We used to buy plain Greek yogurt from Costco to keep up with the demand, until several years ago, when I learned how to make it myself. My first recipes for yogurt involved using combinations of different kinds of milk: powdered, fat-free and 2%. Over time, I have simplified my recipe to what is below. Honestly, it is going to look very complicated, but it is truly a simple process. It does not require crazy unitaskers like yogurt warmers. I will summarize the process before jumping into details with pictures. Hopefully, this approach will not scare you off, dear reader.
Quick summaryIn a slow-cooker, add 8 cups of milk and set it on high. When the milk heats up to 180° (which will take about 2 hours), cool it down to 115°. Mix into the cooled milk 1/2 C of yogurt from a previous batch. Keep the mixture at about 100° for 6-8 hours. Done. You have yogurt at the cost of milk.
To make Greek yogurt, just strain the yogurt through a cloth for an hour or two to allow the whey to drip away. Stop straining when the yogurt is as thick as you want it to be. Done. You have Greek yogurt at the cost of, well, nothing.
- Slow cooker. The smaller models, which hold about 2 quarts, are best.
- Oven with a light
Detailed / Photographic Plan
- Turn on the light in your oven.
I'll explain later. Trust me.
- Measure 1/2 cup (100g) of starter yogurt into a large container.
You need some good yogurt to get the process going. If this is your first time, then go buy a small container of yogurt, but make sure it says it contains live & active yogurt cultures.
- Measure 8 cups of milk into a slow cooker.
- Heat the milk to 180°.
Set your cooker to high.
This recipe is really a process of culturing bacteria. We want to make a safe & sterile home for the bacteria we want, in this case called Lactobacillus bulgaricus and Streptococcus thermophilus. These live in your starter yogurt. By heating the milk to 180°, effectively sterilize the milk. This takes me just over 2 hours.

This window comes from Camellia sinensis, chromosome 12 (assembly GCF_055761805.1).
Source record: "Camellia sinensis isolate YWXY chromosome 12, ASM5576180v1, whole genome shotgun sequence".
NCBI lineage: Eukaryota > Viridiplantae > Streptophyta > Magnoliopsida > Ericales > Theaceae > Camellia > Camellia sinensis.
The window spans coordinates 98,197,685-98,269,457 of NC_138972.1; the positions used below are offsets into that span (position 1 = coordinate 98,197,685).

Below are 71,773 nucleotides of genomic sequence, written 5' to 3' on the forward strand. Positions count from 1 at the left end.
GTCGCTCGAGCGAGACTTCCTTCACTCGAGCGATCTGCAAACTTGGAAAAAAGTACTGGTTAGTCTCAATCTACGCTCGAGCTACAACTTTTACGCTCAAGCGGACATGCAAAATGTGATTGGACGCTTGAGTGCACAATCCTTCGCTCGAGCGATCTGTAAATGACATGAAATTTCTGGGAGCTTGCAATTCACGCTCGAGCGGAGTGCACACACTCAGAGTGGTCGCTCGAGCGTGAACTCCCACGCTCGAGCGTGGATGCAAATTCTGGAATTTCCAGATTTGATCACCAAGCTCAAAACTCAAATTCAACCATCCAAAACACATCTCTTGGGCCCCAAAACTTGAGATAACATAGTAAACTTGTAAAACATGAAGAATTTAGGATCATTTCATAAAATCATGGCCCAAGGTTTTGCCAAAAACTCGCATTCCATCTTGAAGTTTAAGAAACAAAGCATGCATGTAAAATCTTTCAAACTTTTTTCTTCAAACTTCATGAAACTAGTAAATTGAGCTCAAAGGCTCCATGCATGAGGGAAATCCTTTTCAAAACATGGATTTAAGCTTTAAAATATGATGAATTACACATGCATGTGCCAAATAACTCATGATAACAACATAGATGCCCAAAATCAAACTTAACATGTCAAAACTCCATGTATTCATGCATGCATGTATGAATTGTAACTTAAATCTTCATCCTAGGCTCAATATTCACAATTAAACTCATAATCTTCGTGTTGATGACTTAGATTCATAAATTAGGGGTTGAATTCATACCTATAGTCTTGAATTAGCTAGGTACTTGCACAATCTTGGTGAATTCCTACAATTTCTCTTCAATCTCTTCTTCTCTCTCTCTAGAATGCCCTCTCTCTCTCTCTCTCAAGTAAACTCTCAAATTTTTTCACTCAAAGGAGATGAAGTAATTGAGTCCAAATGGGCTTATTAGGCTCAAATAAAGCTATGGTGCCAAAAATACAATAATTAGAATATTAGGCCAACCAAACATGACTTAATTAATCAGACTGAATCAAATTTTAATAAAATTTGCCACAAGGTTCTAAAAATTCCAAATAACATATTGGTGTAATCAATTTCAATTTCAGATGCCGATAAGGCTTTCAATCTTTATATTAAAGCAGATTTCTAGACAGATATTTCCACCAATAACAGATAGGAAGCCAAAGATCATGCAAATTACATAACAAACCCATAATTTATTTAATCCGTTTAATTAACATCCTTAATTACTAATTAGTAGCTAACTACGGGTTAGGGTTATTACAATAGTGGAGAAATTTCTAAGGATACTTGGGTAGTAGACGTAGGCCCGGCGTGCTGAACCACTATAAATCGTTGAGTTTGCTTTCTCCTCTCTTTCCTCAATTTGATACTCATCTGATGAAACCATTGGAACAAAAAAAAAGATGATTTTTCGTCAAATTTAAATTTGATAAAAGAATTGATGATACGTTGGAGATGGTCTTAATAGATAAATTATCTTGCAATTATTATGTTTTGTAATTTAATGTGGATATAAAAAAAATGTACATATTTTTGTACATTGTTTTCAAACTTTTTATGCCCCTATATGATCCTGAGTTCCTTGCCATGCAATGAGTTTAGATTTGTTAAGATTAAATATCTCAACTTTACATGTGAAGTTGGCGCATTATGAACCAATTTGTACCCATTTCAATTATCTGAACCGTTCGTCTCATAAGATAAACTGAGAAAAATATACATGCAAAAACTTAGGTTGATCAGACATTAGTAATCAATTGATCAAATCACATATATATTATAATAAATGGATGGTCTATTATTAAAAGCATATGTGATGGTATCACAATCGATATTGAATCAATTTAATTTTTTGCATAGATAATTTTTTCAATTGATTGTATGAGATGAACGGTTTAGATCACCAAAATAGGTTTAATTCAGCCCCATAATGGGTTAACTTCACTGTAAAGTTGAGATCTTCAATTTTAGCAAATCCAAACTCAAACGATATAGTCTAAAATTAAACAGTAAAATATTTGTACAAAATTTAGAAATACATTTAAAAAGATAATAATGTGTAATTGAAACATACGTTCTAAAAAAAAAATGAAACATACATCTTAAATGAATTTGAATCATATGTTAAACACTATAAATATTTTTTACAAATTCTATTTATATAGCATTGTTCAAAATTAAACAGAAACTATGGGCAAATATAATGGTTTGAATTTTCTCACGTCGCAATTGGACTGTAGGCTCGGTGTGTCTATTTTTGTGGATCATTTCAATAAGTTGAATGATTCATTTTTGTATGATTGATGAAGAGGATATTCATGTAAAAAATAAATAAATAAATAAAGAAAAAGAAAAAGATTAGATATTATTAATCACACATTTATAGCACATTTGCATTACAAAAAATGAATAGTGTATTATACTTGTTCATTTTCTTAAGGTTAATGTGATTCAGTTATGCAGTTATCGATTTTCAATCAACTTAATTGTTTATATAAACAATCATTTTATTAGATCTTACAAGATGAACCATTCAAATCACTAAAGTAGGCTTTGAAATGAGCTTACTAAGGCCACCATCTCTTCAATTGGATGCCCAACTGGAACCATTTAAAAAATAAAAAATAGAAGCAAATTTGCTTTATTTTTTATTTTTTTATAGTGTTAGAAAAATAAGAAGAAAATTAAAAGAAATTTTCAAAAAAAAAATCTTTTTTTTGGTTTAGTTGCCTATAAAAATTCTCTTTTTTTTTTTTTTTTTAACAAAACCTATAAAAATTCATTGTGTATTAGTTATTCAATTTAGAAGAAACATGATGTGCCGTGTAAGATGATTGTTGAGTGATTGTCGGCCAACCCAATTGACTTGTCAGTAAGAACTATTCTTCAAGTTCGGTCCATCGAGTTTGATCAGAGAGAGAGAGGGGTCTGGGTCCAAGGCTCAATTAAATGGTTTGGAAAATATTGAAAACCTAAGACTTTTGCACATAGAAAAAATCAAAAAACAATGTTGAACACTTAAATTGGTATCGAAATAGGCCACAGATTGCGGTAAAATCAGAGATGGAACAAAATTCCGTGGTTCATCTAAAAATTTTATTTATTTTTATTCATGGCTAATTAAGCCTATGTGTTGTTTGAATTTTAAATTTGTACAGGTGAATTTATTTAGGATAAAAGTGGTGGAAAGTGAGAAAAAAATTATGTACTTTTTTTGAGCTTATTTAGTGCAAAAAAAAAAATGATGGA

- Cool the milk to 105° - 115°.
Now that the milk is mostly sterile & clean, we have to cool the milk down to a temperature range that supports life -- the life in your starter yogurt.
Using 2 metal bowls, fill a large bowl with cold tap water. Pour the hot milk into a smaller metal bowl and have it float in the water. Since the metal is a great conductor, the temperature reduces to the safe zone in about 8 minutes. You want the milk to be between 105° and 115°.
- Mix the cooled milk and starter yogurt.
Pour a little of the cooled milk into your starter yogurt to loosen it up first. Add enough milk and mix it up until it becomes fluid and will flow easily. Simply pour the loosened starter mixture back into the small metal bowl holding the cooled milk and mix thoroughly.
- Move the milk mixture (yogurt & milk) to a warm 100° resting area.
We're almost finished. This part takes the longest amount of time.
Pour the milk & yogurt mixture back into the crock that was used to heat my milk, put the lid on it and cover it with a towel. Place this little setup into your oven that has had its light on since step 1. The oven body is should be around 100°. This is a wonderfully warm temperature for bacteria where they will live and prosper and multiple and multiple and multiple.
After about 8 hours, the milk will have so many Lactobacillus bulgaricus and Streptococcus thermophilus (that's yogurt, remember?) that it will become thick and gelatinous.
- Cool the new yogurt.
At this point, you are finished. You have yogurt, albeit, warm yogurt. You could move the yogurt to containers and store in the refrigerator.
For me, I take the crock out of the oven and move it straight to the refrigerator. Since I usually make yogurt 3 or 4 nights in a row to build up a supply, I'll wait until the evening to empty the crock.
- Make Greek yogurt.
Greek yogurt is simply yogurt that has been strained to remove whey -- a high protein liquid.
Lay a cloth napkin over the top of a tall container and secure it in place with a rubber band. Push down on the napkin to create a large pocket to hold the yogurt. Thoroughly whisk the yogurt before pouring it into the strainer. This will break up the yogurt and speed up the straining process. Depending on the thickness of your cloth, the whey will stream through it and into the container. I strain the yogurt for just over 2 hours.
Personally, I haven't found a fantastic use for the whey yet. When I do, I'll post here. Leave a comment for your fantastic uses of yogurt whey.
- Repeat the whole process.
First batch is finished. I'm lazy & I don't want to wash the crock, since I make yogurt several nights in a row, I follow a simple pattern. I start at 9 pm, so the yogurt is in the warm oven at about 11:30 pm. I pull it out at 8 am the next morning where it goes into the refrigerator while I'm at work. At 9 pm, I start straining the new yogurt while I make the next batch. That means, step 9 and step 1 are happening simultaneously.